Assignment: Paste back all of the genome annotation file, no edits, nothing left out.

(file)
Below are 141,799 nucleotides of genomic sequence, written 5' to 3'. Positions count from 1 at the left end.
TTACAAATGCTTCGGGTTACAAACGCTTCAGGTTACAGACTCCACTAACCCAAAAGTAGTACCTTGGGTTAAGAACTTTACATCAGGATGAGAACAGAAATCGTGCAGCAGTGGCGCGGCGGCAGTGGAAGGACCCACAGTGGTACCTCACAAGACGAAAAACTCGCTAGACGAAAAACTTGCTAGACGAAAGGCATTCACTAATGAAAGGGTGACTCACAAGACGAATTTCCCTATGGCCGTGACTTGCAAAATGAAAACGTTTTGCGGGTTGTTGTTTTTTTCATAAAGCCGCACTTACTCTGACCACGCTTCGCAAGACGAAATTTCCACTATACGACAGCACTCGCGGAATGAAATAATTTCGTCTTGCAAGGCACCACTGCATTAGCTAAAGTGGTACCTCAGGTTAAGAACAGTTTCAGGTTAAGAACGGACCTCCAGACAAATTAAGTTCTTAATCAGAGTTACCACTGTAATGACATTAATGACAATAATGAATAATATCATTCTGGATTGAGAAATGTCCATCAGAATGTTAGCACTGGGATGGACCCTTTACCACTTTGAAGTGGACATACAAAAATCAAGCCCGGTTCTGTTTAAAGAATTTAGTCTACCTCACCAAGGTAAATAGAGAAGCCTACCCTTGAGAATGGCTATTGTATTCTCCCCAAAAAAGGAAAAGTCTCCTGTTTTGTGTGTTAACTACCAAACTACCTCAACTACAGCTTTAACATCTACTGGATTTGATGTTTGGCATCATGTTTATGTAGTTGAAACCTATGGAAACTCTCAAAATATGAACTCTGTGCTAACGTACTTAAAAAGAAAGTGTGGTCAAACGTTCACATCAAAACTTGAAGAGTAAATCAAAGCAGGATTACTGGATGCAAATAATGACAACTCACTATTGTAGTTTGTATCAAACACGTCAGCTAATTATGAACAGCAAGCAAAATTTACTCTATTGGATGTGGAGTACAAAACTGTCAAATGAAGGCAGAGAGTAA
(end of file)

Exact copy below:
Below are 141,799 nucleotides of genomic sequence, written 5' to 3'. Positions count from 1 at the left end.
TTACAAATGCTTCGGGTTACAAACGCTTCAGGTTACAGACTCCACTAACCCAAAAGTAGTACCTTGGGTTAAGAACTTTACATCAGGATGAGAACAGAAATCGTGCAGCAGTGGCGCGGCGGCAGTGGAAGGACCCACAGTGGTACCTCACAAGACGAAAAACTCGCTAGACGAAAAACTTGCTAGACGAAAGGCATTCACTAATGAAAGGGTGACTCACAAGACGAATTTCCCTATGGCCGTGACTTGCAAAATGAAAACGTTTTGCGGGTTGTTGTTTTTTTCATAAAGCCGCACTTACTCTGACCACGCTTCGCAAGACGAAATTTCCACTATACGACAGCACTCGCGGAATGAAATAATTTCGTCTTGCAAGGCACCACTGCATTAGCTAAAGTGGTACCTCAGGTTAAGAACAGTTTCAGGTTAAGAACGGACCTCCAGACAAATTAAGTTCTTAATCAGAGTTACCACTGTAATGACATTAATGACAATAATGAATAATATCATTCTGGATTGAGAAATGTCCATCAGAATGTTAGCACTGGGATGGACCCTTTACCACTTTGAAGTGGACATACAAAAATCAAGCCCGGTTCTGTTTAAAGAATTTAGTCTACCTCACCAAGGTAAATAGAGAAGCCTACCCTTGAGAATGGCTATTGTATTCTCCCCAAAAAAGGAAAAGTCTCCTGTTTTGTGTGTTAACTACCAAACTACCTCAACTACAGCTTTAACATCTACTGGATTTGATGTTTGGCATCATGTTTATGTAGTTGAAACCTATGGAAACTCTCAAAATATGAACTCTGTGCTAACGTACTTAAAAAGAAAGTGTGGTCAAACGTTCACATCAAAACTTGAAGAGTAAATCAAAGCAGGATTACTGGATGCAAATAATGACAACTCACTATTGTAGTTTGTATCAAACACGTCAGCTAATTATGAACAGCAAGCAAAATTTACTCTATTGGATGTGGAGTACAAAACTGTCAAATGAAGGCAGAGAGTAA